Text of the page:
Mixing tradition with innovation to create a thriving business

When Dan Capper took over the family pub, he used his ambition and drive to turn a sleepy village pub into a fast-growing business with innovation at its heart.

Picture a traditional British pub with flagstone floors, a roaring open fire, traditional ales on tap, and you’ve got The Old Hall Inn. It’s a village pub that makes tourists feel as local as the regulars. And that’s all down to owner Dan Capper.

“Wherever I go in the world, the one thing I always miss is the British pub,” he says. “It’s that social atmosphere that’s so welcoming and inclusive. That’s what we wanted to create.”

The Old Hall Inn is particularly special to Dan because it’s also his childhood home. His parents ran the pub successfully for years before leasing it out, and growing up around the hustle and bustle of a local country pub gave Dan that first hand insight into the industry.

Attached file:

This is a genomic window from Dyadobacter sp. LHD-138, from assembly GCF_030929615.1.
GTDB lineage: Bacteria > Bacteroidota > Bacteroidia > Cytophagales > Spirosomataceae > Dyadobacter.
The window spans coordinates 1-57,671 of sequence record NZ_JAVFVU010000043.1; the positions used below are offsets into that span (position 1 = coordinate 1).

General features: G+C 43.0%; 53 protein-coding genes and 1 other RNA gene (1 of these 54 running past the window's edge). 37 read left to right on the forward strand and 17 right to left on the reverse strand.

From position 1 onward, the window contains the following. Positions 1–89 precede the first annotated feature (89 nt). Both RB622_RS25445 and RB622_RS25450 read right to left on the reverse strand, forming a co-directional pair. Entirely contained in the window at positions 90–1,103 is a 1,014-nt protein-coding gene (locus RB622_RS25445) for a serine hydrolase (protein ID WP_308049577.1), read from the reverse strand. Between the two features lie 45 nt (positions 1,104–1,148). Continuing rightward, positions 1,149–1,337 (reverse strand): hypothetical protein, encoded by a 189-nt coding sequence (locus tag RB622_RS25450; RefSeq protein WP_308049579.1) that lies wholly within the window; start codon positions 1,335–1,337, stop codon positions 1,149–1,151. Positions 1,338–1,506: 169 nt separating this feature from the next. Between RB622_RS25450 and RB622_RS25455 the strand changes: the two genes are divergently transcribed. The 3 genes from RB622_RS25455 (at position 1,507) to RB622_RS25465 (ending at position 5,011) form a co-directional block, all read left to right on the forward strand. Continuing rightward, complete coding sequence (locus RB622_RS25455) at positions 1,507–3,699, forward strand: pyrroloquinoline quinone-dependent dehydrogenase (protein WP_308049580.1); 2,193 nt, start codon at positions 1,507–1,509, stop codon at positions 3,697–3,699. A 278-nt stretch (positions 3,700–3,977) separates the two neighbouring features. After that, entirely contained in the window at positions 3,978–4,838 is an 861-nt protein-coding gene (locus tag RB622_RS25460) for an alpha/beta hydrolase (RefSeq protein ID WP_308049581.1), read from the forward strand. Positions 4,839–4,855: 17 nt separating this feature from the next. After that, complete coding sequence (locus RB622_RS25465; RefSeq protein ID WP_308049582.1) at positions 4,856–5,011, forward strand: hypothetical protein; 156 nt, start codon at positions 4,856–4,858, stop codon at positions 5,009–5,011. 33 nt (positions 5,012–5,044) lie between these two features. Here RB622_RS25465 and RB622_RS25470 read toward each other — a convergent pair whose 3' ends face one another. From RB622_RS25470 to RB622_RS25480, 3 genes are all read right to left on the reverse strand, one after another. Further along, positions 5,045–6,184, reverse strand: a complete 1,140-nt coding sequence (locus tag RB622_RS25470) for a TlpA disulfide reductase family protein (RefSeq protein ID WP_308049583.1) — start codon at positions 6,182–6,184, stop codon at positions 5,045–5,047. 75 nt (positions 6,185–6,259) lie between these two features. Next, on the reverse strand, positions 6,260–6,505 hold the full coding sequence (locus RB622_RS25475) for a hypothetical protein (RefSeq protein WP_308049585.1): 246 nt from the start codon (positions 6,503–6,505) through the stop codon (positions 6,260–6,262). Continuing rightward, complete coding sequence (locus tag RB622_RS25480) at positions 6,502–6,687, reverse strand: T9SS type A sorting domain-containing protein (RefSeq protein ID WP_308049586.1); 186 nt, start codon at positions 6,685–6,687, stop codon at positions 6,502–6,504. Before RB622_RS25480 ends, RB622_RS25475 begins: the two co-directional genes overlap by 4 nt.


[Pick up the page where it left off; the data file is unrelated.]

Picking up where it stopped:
In 2004, Dan was on a high-flying career path in London when the pub went bankrupt under new leaseholders. 

“My parents repossessed it and I came back to kick start it,” says Dan. “The plan was to build it back up so we could either sell it or re-lease it. I did that for a year and then went back to London.”

Dan’s career in London was really taking off – he was on a fast track directorship with a consultancy firm and had been picked out to take on some senior roles. But something was nagging at him.